BA Books & Authors on the Web – March 18, 2016

Cover ArtTim Harmon, at Western Seminary’s Transformed blog, reviewed Ingolf Dalferth’s Crucified and Resurrected.

“Dalferth’s work here is to be lauded, as it exemplifies contemporary scholarship of the first order. With an acute awareness of the past, Dalferth yet skillfully operates within and seeks to advance the present social and theological milieu.”

At Euangelion, Michael Bird reviewed The Apostle Paul and the Christian Life, edited by Scot McKnight and Joseph Modica.

Union with Christ, by J. Todd Billings, was reviewed by Dan Glover.

Craig Bartholomew’s Introducing Biblical Hermeneutics was reviewed by Steve Bishop.

“Perhaps the best book on hermeneutics yet written!”

 

BA Books & Authors on the Web – March 4, 2016

Cover ArtCraig Bartholomew’s Introducing Biblical Hermeneutics was the Book of the Week at Exegetical Tools.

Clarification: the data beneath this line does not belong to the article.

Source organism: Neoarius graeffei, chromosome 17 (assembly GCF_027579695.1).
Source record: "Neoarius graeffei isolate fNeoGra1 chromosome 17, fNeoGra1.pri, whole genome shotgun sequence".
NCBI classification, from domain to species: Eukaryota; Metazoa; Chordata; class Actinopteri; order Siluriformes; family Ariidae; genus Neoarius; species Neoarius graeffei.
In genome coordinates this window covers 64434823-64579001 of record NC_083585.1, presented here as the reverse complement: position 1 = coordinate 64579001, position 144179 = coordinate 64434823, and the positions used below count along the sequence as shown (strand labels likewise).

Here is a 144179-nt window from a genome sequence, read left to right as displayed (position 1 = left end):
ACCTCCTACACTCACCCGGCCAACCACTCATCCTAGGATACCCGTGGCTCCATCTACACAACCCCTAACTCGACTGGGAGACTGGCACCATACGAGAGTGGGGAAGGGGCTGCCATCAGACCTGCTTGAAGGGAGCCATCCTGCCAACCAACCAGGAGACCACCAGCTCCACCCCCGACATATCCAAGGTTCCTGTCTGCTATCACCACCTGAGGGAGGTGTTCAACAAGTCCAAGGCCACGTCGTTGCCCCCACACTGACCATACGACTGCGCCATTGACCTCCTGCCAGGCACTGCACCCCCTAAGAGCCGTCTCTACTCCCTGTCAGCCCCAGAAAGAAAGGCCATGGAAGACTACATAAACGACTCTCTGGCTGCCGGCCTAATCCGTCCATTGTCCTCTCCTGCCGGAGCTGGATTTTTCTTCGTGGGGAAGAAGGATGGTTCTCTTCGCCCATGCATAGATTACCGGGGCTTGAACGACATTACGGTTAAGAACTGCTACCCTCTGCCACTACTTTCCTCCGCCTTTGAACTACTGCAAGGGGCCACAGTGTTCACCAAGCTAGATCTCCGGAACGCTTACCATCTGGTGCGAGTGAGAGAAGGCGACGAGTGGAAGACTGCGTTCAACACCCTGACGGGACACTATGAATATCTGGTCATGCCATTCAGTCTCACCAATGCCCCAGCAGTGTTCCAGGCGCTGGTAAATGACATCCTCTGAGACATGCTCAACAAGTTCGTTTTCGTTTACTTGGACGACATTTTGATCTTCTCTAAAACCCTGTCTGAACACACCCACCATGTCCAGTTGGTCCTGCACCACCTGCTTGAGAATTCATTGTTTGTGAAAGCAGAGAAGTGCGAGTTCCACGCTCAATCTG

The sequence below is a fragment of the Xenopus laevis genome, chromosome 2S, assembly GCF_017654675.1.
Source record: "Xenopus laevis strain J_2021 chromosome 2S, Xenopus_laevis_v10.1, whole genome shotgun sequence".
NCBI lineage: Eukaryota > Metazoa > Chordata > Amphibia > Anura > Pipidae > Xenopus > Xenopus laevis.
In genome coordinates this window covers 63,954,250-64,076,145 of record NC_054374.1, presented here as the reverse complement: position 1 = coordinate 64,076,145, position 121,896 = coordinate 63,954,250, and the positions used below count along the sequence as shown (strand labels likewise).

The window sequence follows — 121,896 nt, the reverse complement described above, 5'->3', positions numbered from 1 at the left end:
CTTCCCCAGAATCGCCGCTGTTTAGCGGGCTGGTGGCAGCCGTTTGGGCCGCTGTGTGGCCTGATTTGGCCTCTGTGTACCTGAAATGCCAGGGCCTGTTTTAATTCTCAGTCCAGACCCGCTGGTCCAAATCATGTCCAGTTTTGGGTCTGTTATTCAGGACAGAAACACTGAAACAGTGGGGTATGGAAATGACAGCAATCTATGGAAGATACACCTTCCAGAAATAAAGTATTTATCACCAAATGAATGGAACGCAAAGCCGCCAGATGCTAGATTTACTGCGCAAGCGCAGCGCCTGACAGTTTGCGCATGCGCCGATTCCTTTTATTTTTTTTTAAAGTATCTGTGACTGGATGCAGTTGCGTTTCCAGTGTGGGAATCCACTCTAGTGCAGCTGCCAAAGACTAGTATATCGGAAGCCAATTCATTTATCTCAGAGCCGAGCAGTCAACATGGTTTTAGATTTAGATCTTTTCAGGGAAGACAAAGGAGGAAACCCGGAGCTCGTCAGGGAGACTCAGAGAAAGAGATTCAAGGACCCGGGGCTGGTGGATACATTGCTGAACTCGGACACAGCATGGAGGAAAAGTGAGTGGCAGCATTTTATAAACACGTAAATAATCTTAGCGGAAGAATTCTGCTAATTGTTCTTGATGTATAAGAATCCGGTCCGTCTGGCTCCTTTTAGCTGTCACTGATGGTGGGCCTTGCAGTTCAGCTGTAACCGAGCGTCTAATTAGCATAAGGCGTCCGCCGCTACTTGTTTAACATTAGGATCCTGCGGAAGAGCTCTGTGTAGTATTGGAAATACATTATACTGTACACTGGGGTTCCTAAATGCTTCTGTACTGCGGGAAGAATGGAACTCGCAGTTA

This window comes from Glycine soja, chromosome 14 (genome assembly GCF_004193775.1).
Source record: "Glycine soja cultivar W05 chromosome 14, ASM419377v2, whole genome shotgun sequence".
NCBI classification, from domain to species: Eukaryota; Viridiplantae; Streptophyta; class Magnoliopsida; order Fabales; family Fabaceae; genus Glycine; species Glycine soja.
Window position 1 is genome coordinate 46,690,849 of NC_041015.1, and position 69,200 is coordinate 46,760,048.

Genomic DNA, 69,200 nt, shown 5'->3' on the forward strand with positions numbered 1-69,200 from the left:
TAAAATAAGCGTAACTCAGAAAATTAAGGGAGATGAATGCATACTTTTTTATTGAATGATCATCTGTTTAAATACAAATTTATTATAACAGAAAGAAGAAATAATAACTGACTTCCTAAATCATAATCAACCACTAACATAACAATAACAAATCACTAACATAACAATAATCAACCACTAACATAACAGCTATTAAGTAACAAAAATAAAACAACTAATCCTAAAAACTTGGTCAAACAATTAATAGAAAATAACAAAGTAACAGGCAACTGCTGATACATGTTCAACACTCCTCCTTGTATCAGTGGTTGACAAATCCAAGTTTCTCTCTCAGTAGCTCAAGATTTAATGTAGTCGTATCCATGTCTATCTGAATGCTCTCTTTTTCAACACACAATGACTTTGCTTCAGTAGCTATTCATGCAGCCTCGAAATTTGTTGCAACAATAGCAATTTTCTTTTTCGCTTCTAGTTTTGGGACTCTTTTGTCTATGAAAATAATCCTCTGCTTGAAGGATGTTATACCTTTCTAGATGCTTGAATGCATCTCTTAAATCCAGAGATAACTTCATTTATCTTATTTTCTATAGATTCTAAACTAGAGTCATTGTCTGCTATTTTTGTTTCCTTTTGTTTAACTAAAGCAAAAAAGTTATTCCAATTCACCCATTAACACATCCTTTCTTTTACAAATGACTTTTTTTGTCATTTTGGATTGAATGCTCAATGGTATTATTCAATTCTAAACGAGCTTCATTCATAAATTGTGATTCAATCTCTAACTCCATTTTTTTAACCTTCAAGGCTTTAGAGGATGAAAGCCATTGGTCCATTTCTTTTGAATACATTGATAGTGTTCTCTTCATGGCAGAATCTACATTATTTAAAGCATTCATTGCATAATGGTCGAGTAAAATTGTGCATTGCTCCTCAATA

“Truly a tour de force of the many methodologies, historical precedents, and disciplines that are wrapped up in the process of interpreting the Bible.”

Exegetical Tools also featured two posts on specific aspects of Introducing Biblical Hermeneutics, Craig Bartholomew’s Philosophy of History Drawn from the Old Testament Worldview and Eight Guidelines for a Trinitarian Hermeneutic.

At Pneuma Review, Amos Yong reviewed Apocalypticism in the Bible and Its World by Frederick J. Murphy.

David Wilhite’s The Gospel According to Heretics was reviewed by Nate Claiborne.

Cover ArtThe Gospel Coalition interviewed Bryan Litfin about his book Early Christian Martyr Stories.

“The appetite for these stories was huge. People wanted to learn about their heroes’ adventures, and they wanted to feel close to those heroes and even seek their aid.”

RJS, at Jesus Creed, completed a series on J. Richard Middleton’s A New Heaven and a New Earth.

Norman Wirzba, author of From Nature to Creation, was interviewed at Christian Humanist Profiles.

 

BA Books & Authors on the Web – February 5, 2016

Cover ArtUsing and Enjoying Biblical Greek, by Rodney Whitacre, was reviewed at Exegetical Tools.